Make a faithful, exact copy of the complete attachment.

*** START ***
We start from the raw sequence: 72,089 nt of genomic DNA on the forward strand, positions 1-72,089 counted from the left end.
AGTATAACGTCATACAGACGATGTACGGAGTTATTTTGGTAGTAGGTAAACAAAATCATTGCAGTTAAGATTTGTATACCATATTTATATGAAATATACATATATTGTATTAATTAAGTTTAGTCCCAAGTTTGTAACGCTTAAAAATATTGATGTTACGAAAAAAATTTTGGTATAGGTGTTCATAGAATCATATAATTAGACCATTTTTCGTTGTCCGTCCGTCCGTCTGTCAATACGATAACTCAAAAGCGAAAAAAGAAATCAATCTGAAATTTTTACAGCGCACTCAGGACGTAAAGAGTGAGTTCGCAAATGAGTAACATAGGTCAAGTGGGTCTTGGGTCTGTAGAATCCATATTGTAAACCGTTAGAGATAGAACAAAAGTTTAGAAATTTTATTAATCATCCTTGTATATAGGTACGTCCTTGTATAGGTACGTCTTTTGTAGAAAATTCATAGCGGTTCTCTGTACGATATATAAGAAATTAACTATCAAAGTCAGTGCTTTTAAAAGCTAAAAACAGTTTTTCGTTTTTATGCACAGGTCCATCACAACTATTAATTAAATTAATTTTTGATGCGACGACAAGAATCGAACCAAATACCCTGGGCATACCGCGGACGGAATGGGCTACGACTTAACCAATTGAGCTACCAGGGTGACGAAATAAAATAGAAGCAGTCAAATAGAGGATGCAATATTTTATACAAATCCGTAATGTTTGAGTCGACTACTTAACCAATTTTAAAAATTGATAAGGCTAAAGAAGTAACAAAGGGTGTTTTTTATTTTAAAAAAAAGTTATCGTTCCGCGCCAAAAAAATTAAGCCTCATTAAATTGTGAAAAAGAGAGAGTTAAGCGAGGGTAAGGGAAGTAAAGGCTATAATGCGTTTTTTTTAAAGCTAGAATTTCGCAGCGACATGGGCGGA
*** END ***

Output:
We start from the raw sequence: 72,089 nt of genomic DNA on the forward strand, positions 1-72,089 counted from the left end.
AGTATAACGTCATACAGACGATGTACGGAGTTATTTTGGTAGTAGGTAAACAAAATCATTGCAGTTAAGATTTGTATACCATATTTATATGAAATATACATATATTGTATTAATTAAGTTTAGTCCCAAGTTTGTAACGCTTAAAAATATTGATGTTACGAAAAAAATTTTGGTATAGGTGTTCATAGAATCATATAATTAGACCATTTTTCGTTGTCCGTCCGTCCGTCTGTCAATACGATAACTCAAAAGCGAAAAAAGAAATCAATCTGAAATTTTTACAGCGCACTCAGGACGTAAAGAGTGAGTTCGCAAATGAGTAACATAGGTCAAGTGGGTCTTGGGTCTGTAGAATCCATATTGTAAACCGTTAGAGATAGAACAAAAGTTTAGAAATTTTATTAATCATCCTTGTATATAGGTACGTCCTTGTATAGGTACGTCTTTTGTAGAAAATTCATAGCGGTTCTCTGTACGATATATAAGAAATTAACTATCAAAGTCAGTGCTTTTAAAAGCTAAAAACAGTTTTTCGTTTTTATGCACAGGTCCATCACAACTATTAATTAAATTAATTTTTGATGCGACGACAAGAATCGAACCAAATACCCTGGGCATACCGCGGACGGAATGGGCTACGACTTAACCAATTGAGCTACCAGGGTGACGAAATAAAATAGAAGCAGTCAAATAGAGGATGCAATATTTTATACAAATCCGTAATGTTTGAGTCGACTACTTAACCAATTTTAAAAATTGATAAGGCTAAAGAAGTAACAAAGGGTGTTTTTTATTTTAAAAAAAAGTTATCGTTCCGCGCCAAAAAAATTAAGCCTCATTAAATTGTGAAAAAGAGAGAGTTAAGCGAGGGTAAGGGAAGTAAAGGCTATAATGCGTTTTTTTTAAAGCTAGAATTTCGCAGCGACATGGGCGGA